As befits a chief executive hired with explicit orders to disrupt a company's stagnating culture, Marissa Mayer met with a great deal of criticism this weekend when word leaked that Yahoo employees would no longer be allowed to telecommute.
In the words of Jackie Reses, head of human resources for the company:
To become the absolute best place to work, communication and collaboration will be important, so we need to be working side-by-side. That is why it is critical that we are all present in our offices. Some of the best decisions and insights come from hallway and cafeteria discussions, meeting new people, and impromptu team meetings. Speed and quality are often sacrificed when we work from home. We need to be one Yahoo!, and that starts with physically being together.
You can imagine the outrage. An Internet company, disconnected? What kind of perverse strategy into the future is this?
But I hear you, Ms. Mayer. And I don't disagree.
By my best estimation, Marissa Mayer is trying to infuse her new company with much of the same attitude that her previous employer, Google, is famous for. After years of unsuccessful incremental change, Yahoo surely needs it.
And what is that attitude, exactly? According to various Googlers I know, it's what Yahoo was in its heyday: a place where the brightest minds on the Internet convened to create and innovate. Today, Google is a place built on deep benches of talent, round-the-clock hard work and a good deal of freedom. It succeeds because it (usually) throws the best resources it has at a project, and those resources don't need oversight to keep on it with ardent fervor. For all of Google's reported internecine issues -- fiefdoms of creativity that don't talk to each other -- the one thing you can't say about that company's various teams is that they are content with the status quo.
Contrast that with Yahoo, which like many mature Internet companies has seen malaise set in as it maintains existing businesses, rather than pursuing new ones.
The issue that sparks this latest debate, of course, is telework. Both Google and Yahoo are among the companies that have embraced connectivity as a way to free its employees from their desks, even as they spend lavishly on open plan offices designed to attract workers in the first place. For Mayer to turn her back on this concept is an affront to the dot-com dynamic, even if it affects by my rough estimate approximately five percent of the company's workforce.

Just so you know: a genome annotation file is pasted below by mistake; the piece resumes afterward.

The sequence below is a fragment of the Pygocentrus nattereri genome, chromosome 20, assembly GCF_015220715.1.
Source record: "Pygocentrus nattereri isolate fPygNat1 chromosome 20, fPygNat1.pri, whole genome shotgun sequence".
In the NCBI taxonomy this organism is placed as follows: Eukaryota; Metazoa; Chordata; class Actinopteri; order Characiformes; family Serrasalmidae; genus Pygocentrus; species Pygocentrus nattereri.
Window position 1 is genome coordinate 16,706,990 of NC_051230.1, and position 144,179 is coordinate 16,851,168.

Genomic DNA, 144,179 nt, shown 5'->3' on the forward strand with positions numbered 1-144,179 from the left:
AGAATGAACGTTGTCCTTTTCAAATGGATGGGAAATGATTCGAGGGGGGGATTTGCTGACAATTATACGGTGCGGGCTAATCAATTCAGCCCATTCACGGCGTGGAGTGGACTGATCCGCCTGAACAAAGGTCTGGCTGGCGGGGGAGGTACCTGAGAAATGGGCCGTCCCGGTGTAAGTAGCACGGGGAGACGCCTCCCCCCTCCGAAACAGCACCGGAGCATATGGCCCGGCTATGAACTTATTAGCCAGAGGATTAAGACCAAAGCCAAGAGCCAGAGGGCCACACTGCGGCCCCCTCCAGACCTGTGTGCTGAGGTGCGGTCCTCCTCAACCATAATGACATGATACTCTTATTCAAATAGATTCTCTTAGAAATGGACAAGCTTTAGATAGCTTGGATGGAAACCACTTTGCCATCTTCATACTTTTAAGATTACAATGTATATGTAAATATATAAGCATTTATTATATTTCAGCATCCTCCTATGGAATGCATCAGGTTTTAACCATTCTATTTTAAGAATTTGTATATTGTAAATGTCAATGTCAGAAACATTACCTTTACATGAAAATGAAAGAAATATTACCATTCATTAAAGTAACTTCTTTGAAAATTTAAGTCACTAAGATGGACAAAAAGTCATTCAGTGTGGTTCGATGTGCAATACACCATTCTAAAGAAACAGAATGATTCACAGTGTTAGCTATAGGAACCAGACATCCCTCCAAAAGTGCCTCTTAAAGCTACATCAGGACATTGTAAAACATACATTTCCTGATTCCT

Much of the subsequent coverage of the decision has framed telework as a right to be taken away, rather than a privilege to be relinquished. "Even waiting for the cable guy is questionable," Kara Swisher writes with a bit of glee. It's not that simple.
Telecommuting: triumphs vs. troubles
There is a considerable amount of consternation around how to manage teams of information workers in an age of globalization (your best engineers might not live here) and shifting cultural expectations (your best engineers might be new parents). There does not seem to be consensus on the issue -- some decry distributed workforces as collaboratively ineffective; others decry the physical office as a nest of distraction. There is truth to both. (There's a great Hacker News thread from last month expanding on this.)
The best take on the subject I've read comes from Red Hat's Bob McWhirter, who suggests that it's an all-or-nothing proposition that is defined more by how you work than where you are. And if you're a remote worker for a largely centralized, localized team, well, you'll be working twice as hard to keep in the loop. Telework: it's not a matter of geography, it's a matter of communication. If you're doing it wrong, there's a good chance it's ruining everything.
We can all agree that Yahoo is not great at communication. (Let us not forget that this is the company that fired Mayer's predecessor, Carol Bartz, by phone.) To get Yahoo on the right track, then, change begins with the very means by which its employees work together. Mayer isn't saying distributed workforces don't work. She isn't even saying telecommuting doesn't work. She's just saying that remote workers don't work -- certainly not for centralized Yahoo, certainly not right now. It is easier to ask a small minority of staff to return to the office than ask the majority to go home and never come back.
That's a bitter pill for Yahoo veterans to swallow, of course, particularly the ones who were hired with promises of flexibility in this regard. FedEx packages will soon be re-routed to the office. Childcare services will be on speed dial. And a handful of employees will invariably quit in frustration, because Yahoo's new path suddenly no longer aligns with their own.
That's OK. You can't please everyone all the time. "[The decision] is outrageous and a morale killer," an unnamed employee tells Swisher in her report. That couldn't be more wrong. It is alienation and isolation -- as well as the turf wars and resentment that result -- that are culture-sapping morale killers. Leaving this kind of thing to fester in your organization as a newly-hired CEO? That is the true outrage.
Look at it another way: Mayer would not have made such a decision if it weren't a problem. It is more expensive -- to the tune of tens of thousands of dollars -- for Yahoo to provide a workstation for every single employee in the urban hubs in which it operates.
As a member of a distributed team who is typing these words from his couch at home, I feel for the affected employees; I do. But Mayer's (rather undesirable) task is to put the interests of the whole ahead of the interests of the individual. Her ultimate goal is to crush complacency in an 18-year-old Internet company without an identity. You can't fault her for that.